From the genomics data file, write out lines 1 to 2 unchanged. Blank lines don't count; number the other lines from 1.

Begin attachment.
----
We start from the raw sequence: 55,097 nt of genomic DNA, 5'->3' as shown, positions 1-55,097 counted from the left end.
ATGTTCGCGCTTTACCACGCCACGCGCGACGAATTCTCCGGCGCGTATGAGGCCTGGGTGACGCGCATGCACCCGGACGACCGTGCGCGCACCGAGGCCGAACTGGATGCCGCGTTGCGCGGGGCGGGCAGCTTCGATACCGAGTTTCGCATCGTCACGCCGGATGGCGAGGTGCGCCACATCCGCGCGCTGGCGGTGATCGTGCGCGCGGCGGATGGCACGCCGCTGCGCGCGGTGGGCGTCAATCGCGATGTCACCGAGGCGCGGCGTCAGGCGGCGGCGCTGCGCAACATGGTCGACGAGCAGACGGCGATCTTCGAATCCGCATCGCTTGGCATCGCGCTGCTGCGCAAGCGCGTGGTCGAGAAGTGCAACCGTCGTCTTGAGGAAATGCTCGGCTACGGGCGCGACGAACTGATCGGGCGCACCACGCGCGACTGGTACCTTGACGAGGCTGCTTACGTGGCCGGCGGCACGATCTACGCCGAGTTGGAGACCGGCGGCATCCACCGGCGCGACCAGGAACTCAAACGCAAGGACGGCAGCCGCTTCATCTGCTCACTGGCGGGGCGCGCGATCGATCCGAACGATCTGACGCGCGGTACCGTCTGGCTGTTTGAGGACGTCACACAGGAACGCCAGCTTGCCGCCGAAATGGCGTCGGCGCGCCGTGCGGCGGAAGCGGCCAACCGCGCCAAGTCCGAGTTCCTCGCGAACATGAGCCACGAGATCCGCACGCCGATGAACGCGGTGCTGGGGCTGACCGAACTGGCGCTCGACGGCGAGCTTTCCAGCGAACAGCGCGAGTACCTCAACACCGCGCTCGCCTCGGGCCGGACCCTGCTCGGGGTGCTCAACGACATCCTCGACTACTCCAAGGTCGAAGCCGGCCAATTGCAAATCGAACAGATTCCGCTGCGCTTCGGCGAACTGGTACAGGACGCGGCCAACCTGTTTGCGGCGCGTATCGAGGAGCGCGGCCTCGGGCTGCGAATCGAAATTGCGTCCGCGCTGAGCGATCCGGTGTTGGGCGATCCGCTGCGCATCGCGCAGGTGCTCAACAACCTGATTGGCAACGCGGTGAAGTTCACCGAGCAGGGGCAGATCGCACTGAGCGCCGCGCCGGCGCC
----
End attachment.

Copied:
We start from the raw sequence: 55,097 nt of genomic DNA, 5'->3' as shown, positions 1-55,097 counted from the left end.
ATGTTCGCGCTTTACCACGCCACGCGCGACGAATTCTCCGGCGCGTATGAGGCCTGGGTGACGCGCATGCACCCGGACGACCGTGCGCGCACCGAGGCCGAACTGGATGCCGCGTTGCGCGGGGCGGGCAGCTTCGATACCGAGTTTCGCATCGTCACGCCGGATGGCGAGGTGCGCCACATCCGCGCGCTGGCGGTGATCGTGCGCGCGGCGGATGGCACGCCGCTGCGCGCGGTGGGCGTCAATCGCGATGTCACCGAGGCGCGGCGTCAGGCGGCGGCGCTGCGCAACATGGTCGACGAGCAGACGGCGATCTTCGAATCCGCATCGCTTGGCATCGCGCTGCTGCGCAAGCGCGTGGTCGAGAAGTGCAACCGTCGTCTTGAGGAAATGCTCGGCTACGGGCGCGACGAACTGATCGGGCGCACCACGCGCGACTGGTACCTTGACGAGGCTGCTTACGTGGCCGGCGGCACGATCTACGCCGAGTTGGAGACCGGCGGCATCCACCGGCGCGACCAGGAACTCAAACGCAAGGACGGCAGCCGCTTCATCTGCTCACTGGCGGGGCGCGCGATCGATCCGAACGATCTGACGCGCGGTACCGTCTGGCTGTTTGAGGACGTCACACAGGAACGCCAGCTTGCCGCCGAAATGGCGTCGGCGCGCCGTGCGGCGGAAGCGGCCAACCGCGCCAAGTCCGAGTTCCTCGCGAACATGAGCCACGAGATCCGCACGCCGATGAACGCGGTGCTGGGGCTGACCGAACTGGCGCTCGACGGCGAGCTTTCCAGCGAACAGCGCGAGTACCTCAACACCGCGCTCGCCTCGGGCCGGACCCTGCTCGGGGTGCTCAACGACATCCTCGACTACTCCAAGGTCGAAGCCGGCCAATTGCAAATCGAACAGATTCCGCTGCGCTTCGGCGAACTGGTACAGGACGCGGCCAACCTGTTTGCGGCGCGTATCGAGGAGCGCGGCCTCGGGCTGCGAATCGAAATTGCGTCCGCGCTGAGCGATCCGGTGTTGGGCGATCCGCTGCGCATCGCGCAGGTGCTCAACAACCTGATTGGCAACGCGGTGAAGTTCACCGAGCAGGGGCAGATCGCACTGAGCGCCGCGCCGGCGCC